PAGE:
Time for Learning Integers: Changes in Second and Fifth Graders' Integer Understanding
Young children demonstrate the capacity to learn about integers and operate with them. Yet, children begin to learn whole number concepts in kindergarten and are not introduced to negative numbers until sixth or seventh grade. During this time, students solidify ideas about numbers and the operation of addition based on whole number experiences. This study explores 16 second-grade and 17 fifth-grade students’ conceptualization of integers. After completing a pretest, students engaged in two small group sessions to analyze sets of contrasting integer addition problems, participated in a whole-class lesson on integer addition, and then took a posttest. The type of comparison problems (First session: Positive + Positive vs. Positive + Negative and Second session: Negative + Negative vs. Positive + Negative) were used in the intervention sessions to support students in characterizing directional movements with the operation of signed numbers. Students could have noticed, regardless of the starting number, adding a positive number always corresponds to a movement towards positive direction and adding a negative number always results in a movement in a negative direction. The findings revealed that students from both grades improved significantly from pretest to posttest in integer arithmetic and comparison items. Even though the fifth graders’ average score on the pretest arithmetic items was higher than the second graders’ average score, their average score on the posttest arithmetic items was lower. In fact, there was a significant test by grade interaction indicating that second graders made higher gains from pretest to posttest than fifth graders. These findings suggest that second graders could benefit from a contrasting cases intervention by focusing more on the role of the operation while fifth graders’ stronger preconceptions, along with the longer cultivation of the whole number concept, may have limited their ability to refine their conceptions of negative numbers when using this type of comparison.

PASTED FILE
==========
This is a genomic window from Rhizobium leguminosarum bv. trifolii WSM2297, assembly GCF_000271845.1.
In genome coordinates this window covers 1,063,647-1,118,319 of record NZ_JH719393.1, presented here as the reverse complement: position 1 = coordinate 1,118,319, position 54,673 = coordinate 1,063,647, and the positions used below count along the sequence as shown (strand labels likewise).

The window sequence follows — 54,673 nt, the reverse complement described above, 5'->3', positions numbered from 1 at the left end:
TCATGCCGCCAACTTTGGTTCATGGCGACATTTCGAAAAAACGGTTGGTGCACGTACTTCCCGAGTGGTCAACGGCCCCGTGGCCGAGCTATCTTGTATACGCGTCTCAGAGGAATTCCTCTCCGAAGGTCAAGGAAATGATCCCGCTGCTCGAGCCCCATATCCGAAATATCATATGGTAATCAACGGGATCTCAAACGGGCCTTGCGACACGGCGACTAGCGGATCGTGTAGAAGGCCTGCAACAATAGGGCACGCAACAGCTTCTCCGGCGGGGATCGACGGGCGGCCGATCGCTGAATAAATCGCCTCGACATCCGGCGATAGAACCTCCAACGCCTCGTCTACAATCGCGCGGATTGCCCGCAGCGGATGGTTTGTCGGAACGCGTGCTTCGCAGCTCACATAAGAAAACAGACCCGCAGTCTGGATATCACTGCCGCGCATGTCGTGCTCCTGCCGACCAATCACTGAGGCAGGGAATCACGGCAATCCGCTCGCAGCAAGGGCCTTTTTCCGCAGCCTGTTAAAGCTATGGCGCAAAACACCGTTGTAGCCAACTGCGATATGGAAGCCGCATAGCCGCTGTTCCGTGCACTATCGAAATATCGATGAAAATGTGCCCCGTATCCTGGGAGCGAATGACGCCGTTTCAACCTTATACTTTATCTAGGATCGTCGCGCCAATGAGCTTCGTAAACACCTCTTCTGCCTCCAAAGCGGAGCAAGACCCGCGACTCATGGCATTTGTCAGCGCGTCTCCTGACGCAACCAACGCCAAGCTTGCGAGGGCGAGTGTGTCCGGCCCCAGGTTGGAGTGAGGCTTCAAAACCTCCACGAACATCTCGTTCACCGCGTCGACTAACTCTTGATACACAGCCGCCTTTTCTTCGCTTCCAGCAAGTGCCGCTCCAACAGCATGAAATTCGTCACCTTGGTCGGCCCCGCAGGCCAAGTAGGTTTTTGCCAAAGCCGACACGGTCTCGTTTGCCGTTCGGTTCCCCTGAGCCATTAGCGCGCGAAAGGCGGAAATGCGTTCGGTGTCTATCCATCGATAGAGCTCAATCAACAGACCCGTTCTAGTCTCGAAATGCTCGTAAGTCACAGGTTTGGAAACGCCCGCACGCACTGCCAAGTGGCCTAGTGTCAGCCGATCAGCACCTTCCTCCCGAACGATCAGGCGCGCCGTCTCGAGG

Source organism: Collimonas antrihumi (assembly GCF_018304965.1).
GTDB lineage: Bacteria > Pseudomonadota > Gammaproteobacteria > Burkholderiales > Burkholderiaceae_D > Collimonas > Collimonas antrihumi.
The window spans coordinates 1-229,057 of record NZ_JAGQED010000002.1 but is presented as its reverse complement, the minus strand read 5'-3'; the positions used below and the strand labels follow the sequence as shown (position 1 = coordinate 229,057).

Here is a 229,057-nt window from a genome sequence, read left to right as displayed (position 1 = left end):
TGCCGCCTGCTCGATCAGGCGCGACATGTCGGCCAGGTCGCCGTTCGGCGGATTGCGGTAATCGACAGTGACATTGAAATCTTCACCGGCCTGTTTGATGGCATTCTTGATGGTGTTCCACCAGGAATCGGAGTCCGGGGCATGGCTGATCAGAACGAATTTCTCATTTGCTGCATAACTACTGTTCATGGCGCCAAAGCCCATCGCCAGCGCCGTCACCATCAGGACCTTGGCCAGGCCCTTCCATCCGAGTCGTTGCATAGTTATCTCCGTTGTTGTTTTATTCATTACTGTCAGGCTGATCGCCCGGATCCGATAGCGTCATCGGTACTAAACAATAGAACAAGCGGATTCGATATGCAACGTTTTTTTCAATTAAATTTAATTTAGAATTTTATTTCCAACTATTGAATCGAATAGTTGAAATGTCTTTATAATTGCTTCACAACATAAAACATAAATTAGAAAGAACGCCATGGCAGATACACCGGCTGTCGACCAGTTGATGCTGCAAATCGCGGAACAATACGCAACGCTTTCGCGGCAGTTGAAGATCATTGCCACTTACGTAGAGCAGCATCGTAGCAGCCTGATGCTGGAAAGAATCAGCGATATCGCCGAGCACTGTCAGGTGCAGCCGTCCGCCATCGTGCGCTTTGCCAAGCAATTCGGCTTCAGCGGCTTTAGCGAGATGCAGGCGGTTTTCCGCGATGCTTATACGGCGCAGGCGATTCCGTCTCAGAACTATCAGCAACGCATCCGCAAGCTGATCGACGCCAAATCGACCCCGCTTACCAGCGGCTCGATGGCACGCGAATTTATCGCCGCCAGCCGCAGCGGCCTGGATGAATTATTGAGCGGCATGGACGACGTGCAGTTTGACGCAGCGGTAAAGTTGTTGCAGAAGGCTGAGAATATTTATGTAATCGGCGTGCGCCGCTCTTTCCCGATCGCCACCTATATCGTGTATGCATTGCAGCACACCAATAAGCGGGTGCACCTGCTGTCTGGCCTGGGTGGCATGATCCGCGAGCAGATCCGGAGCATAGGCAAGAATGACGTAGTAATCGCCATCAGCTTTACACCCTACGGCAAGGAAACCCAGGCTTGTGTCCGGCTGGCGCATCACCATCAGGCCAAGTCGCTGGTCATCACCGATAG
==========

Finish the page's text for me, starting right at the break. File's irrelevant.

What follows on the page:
Newton, Purdue University.
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